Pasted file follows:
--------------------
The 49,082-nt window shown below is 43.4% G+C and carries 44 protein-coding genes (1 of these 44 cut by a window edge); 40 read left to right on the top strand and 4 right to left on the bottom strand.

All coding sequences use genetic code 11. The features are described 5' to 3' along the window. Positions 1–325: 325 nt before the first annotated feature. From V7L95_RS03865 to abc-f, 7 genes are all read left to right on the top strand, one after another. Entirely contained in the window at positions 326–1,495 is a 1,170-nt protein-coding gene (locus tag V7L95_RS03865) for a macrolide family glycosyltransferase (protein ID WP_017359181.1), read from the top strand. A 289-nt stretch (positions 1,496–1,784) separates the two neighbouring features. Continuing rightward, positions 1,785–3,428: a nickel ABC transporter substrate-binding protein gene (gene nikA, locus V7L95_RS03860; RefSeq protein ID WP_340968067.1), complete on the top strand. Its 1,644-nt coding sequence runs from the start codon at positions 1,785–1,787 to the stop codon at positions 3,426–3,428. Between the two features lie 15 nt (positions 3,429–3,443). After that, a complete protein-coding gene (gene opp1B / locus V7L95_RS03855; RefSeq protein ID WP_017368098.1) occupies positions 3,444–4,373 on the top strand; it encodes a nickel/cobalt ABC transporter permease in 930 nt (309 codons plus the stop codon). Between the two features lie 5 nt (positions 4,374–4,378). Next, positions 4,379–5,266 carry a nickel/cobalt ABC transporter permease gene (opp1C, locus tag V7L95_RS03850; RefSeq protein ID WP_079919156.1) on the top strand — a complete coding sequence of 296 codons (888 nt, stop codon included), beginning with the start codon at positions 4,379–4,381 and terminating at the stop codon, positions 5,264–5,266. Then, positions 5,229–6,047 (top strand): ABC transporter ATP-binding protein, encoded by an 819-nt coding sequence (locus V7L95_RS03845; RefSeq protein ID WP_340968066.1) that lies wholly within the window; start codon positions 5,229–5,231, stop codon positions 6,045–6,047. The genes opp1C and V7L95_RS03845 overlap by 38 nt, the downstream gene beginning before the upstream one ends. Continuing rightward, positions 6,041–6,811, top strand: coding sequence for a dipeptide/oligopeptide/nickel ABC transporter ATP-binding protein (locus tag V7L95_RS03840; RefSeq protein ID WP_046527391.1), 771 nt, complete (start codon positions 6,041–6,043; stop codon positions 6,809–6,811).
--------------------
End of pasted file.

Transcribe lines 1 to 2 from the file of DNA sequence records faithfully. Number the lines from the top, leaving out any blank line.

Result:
The 49,082-nt window shown below is 43.4% G+C and carries 44 protein-coding genes (1 of these 44 cut by a window edge); 40 read left to right on the top strand and 4 right to left on the bottom strand.

All coding sequences use genetic code 11. The features are described 5' to 3' along the window. Positions 1–325: 325 nt before the first annotated feature. From V7L95_RS03865 to abc-f, 7 genes are all read left to right on the top strand, one after another. Entirely contained in the window at positions 326–1,495 is a 1,170-nt protein-coding gene (locus tag V7L95_RS03865) for a macrolide family glycosyltransferase (protein ID WP_017359181.1), read from the top strand. A 289-nt stretch (positions 1,496–1,784) separates the two neighbouring features. Continuing rightward, positions 1,785–3,428: a nickel ABC transporter substrate-binding protein gene (gene nikA, locus V7L95_RS03860; RefSeq protein ID WP_340968067.1), complete on the top strand. Its 1,644-nt coding sequence runs from the start codon at positions 1,785–1,787 to the stop codon at positions 3,426–3,428. Between the two features lie 15 nt (positions 3,429–3,443). After that, a complete protein-coding gene (gene opp1B / locus V7L95_RS03855; RefSeq protein ID WP_017368098.1) occupies positions 3,444–4,373 on the top strand; it encodes a nickel/cobalt ABC transporter permease in 930 nt (309 codons plus the stop codon). Between the two features lie 5 nt (positions 4,374–4,378). Next, positions 4,379–5,266 carry a nickel/cobalt ABC transporter permease gene (opp1C, locus tag V7L95_RS03850; RefSeq protein ID WP_079919156.1) on the top strand — a complete coding sequence of 296 codons (888 nt, stop codon included), beginning with the start codon at positions 4,379–4,381 and terminating at the stop codon, positions 5,264–5,266. Then, positions 5,229–6,047 (top strand): ABC transporter ATP-binding protein, encoded by an 819-nt coding sequence (locus V7L95_RS03845; RefSeq protein ID WP_340968066.1) that lies wholly within the window; start codon positions 5,229–5,231, stop codon positions 6,045–6,047. The genes opp1C and V7L95_RS03845 overlap by 38 nt, the downstream gene beginning before the upstream one ends. Continuing rightward, positions 6,041–6,811, top strand: coding sequence for a dipeptide/oligopeptide/nickel ABC transporter ATP-binding protein (locus tag V7L95_RS03840; RefSeq protein ID WP_046527391.1), 771 nt, complete (start codon positions 6,041–6,043; stop codon positions 6,809–6,811).